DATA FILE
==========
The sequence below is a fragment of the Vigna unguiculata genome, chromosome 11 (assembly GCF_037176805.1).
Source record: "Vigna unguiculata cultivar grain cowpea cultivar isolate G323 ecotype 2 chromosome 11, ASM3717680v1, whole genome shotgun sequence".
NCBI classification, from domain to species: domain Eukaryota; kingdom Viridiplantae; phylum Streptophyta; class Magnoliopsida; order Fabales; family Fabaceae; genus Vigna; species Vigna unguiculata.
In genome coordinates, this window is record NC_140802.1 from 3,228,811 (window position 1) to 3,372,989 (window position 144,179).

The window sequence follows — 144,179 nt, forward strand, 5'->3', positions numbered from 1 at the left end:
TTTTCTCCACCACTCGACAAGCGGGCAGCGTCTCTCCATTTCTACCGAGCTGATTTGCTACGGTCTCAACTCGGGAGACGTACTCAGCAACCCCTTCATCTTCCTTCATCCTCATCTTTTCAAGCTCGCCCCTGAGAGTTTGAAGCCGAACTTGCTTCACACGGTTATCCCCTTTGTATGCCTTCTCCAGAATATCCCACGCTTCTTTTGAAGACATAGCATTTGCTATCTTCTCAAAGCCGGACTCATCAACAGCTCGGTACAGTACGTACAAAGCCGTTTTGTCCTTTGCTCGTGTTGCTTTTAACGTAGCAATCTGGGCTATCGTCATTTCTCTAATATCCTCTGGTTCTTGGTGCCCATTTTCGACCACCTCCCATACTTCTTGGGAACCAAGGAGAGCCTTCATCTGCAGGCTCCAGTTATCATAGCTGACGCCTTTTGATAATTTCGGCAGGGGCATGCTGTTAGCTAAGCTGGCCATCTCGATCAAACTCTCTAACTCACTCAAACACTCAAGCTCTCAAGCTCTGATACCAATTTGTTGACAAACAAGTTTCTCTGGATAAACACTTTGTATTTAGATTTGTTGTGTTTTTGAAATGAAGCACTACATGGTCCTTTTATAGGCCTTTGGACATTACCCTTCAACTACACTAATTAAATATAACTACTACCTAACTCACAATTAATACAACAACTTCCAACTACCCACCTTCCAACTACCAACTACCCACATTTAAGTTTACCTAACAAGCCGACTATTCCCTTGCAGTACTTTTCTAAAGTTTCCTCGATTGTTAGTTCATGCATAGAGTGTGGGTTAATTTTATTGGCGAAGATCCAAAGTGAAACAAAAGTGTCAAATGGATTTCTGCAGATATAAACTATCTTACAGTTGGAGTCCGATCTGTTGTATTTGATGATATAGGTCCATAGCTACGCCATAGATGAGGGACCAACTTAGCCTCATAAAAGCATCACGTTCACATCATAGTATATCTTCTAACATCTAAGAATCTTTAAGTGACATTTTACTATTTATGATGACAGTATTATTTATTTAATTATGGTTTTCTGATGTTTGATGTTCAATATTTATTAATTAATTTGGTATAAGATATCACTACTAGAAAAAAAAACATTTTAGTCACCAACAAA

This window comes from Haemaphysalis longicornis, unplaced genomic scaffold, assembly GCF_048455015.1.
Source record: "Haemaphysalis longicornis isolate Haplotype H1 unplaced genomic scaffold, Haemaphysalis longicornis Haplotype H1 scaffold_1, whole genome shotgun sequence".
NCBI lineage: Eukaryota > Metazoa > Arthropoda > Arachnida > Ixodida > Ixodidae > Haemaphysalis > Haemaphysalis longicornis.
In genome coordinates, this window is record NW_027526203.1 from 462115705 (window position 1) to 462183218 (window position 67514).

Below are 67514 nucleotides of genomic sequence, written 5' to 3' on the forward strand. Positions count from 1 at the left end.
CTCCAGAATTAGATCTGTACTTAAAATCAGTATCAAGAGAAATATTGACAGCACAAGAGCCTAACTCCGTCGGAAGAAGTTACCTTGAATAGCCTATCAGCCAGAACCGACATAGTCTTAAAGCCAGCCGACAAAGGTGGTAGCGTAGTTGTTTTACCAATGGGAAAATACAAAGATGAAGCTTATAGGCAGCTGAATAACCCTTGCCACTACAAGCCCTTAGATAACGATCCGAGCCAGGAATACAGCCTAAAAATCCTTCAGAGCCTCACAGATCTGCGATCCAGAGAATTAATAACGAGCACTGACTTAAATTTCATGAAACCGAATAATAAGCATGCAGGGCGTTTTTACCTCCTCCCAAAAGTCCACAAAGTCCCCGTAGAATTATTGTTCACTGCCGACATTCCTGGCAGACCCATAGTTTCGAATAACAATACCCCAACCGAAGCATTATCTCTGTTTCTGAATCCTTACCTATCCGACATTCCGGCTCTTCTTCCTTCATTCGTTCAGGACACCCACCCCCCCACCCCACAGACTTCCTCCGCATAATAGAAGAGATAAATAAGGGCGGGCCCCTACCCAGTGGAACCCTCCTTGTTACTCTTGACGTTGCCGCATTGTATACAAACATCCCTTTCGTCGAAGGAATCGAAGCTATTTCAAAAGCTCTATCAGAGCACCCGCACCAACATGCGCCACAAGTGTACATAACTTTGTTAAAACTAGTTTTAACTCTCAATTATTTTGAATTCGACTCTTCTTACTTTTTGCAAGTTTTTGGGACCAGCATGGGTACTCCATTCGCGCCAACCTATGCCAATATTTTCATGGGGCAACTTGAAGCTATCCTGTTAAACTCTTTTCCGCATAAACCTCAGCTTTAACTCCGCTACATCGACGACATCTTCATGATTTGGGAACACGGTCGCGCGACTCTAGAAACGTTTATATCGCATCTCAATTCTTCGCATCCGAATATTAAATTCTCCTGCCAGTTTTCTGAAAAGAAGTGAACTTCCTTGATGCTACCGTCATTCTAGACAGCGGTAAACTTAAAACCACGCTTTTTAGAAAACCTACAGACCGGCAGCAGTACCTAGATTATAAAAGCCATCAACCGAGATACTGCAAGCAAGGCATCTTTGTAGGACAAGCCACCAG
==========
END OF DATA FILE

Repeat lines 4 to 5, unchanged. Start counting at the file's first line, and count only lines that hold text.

In genome coordinates, this window is record NC_140802.1 from 3,228,811 (window position 1) to 3,372,989 (window position 144,179).

The window sequence follows — 144,179 nt, forward strand, 5'->3', positions numbered from 1 at the left end: